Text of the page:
And then, when that happens, all of our norms, each of our activities of daily living are scrutinized under a microscopic lens to determine its value in the job of living, and living authentically Seen under that lens, my priorities have shifted sharply. A child’s days should be spent learning Torah, reading and writing, riding a bicycle and socializing with friends. Children should engage in activities that excite their natural love of learning and encourage them to take delight in the world. Their days should be structured to allow them to fulfill their potential and the role for which they were put on Earth (something I believe every person gravitates toward naturally). Children should be encouraged to engage in sincere davening and a relationship with Hashem, to internalize Yiddishkeit in a meaningful way, to fulfill mitzvos and live each day eloquently. (Of course, some days will just be whiled away lazing around, creating mischief and getting into trouble. Oh my!) I’ve always felt this way. And so children had their days off. Throughout my kids’ childhoods we had finger paints in the house, zillions of interesting books, and not a single video or computer game, handheld or otherwise. We baked cookies and challos together, encouraged sleepovers, and popped popcorn the old-fashioned way, with oil in a pot. We traveled to different states, visited Epcot Center, learned how to ski and climbed mountains. Around the supper table most evenings my children would discuss the day’s activities, what being frum meant to them, and offer their opinions on how the president was running the country.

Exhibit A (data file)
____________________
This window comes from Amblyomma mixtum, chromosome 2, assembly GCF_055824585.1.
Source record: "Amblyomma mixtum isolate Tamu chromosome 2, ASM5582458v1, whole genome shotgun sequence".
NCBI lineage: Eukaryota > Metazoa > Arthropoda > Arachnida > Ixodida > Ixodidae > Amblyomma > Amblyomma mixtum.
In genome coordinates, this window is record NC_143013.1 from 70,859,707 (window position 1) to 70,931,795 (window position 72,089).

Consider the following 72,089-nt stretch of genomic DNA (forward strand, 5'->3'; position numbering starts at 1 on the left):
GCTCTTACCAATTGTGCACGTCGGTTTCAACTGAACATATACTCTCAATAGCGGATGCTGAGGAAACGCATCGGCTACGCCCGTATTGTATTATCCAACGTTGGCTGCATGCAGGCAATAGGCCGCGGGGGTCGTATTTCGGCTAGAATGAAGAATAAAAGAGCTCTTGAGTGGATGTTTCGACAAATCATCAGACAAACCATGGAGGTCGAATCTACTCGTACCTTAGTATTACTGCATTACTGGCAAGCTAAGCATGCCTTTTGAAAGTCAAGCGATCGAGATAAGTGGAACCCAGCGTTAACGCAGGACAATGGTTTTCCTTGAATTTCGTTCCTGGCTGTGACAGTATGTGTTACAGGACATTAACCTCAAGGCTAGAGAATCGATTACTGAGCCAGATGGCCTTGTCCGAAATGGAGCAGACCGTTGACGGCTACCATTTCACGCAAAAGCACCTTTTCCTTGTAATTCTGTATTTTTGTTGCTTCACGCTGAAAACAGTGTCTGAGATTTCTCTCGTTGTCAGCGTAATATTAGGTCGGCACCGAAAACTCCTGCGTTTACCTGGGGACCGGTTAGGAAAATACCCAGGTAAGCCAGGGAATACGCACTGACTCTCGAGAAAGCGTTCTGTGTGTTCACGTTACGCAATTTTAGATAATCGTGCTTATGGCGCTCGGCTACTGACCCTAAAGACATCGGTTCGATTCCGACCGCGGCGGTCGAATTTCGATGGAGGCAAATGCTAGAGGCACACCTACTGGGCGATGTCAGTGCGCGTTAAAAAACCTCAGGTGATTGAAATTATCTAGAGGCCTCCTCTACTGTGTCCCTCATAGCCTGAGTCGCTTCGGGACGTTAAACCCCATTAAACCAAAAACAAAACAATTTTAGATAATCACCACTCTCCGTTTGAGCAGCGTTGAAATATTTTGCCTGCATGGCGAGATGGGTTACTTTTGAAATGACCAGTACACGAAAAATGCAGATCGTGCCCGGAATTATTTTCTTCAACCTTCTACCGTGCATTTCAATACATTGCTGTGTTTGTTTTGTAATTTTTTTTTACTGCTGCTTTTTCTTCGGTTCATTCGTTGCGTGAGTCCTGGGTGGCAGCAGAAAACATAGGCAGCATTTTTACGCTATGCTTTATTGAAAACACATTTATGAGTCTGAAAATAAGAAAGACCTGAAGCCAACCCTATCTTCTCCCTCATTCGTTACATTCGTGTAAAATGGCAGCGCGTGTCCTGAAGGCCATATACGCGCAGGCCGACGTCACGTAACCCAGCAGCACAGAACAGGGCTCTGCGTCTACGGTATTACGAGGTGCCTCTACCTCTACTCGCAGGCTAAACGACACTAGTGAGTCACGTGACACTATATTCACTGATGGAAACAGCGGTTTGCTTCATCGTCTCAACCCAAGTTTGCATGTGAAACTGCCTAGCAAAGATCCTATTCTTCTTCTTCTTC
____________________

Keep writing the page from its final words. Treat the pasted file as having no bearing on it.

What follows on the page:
When every day must count, it means even less to me have my child spend so many hours in an environment that often promotes adherence to conformity above all else. While it is true that many schools use stimulating and enriching pedagogical methods as incentives, many children do not flourish in environments where they are told when to be artistic, when and how to socialize, and the amount of time each activity and lesson should take. They can also suffer socially from the behavior of peers that slips under the teacher’s radar. Because of my child’s illness, life is viewed so differently. I often wonder how radically our individual and communal lives would change if we viewed each child through this lens of making every single moment count, allowing for self-motivation and the ability to achieve—on whatever the child’s level—to flow naturally from an innate desire to engage in avodas Hashem. So when my 11-year-old occasionally balks at the idea of eight hours in school, and can rattle off a list of alternative activities that will promote inner satisfaction and well-being, as naturally as the acorn seeks to become the oak tree, I’m not surprised. All of our children can do that. Even without cancer.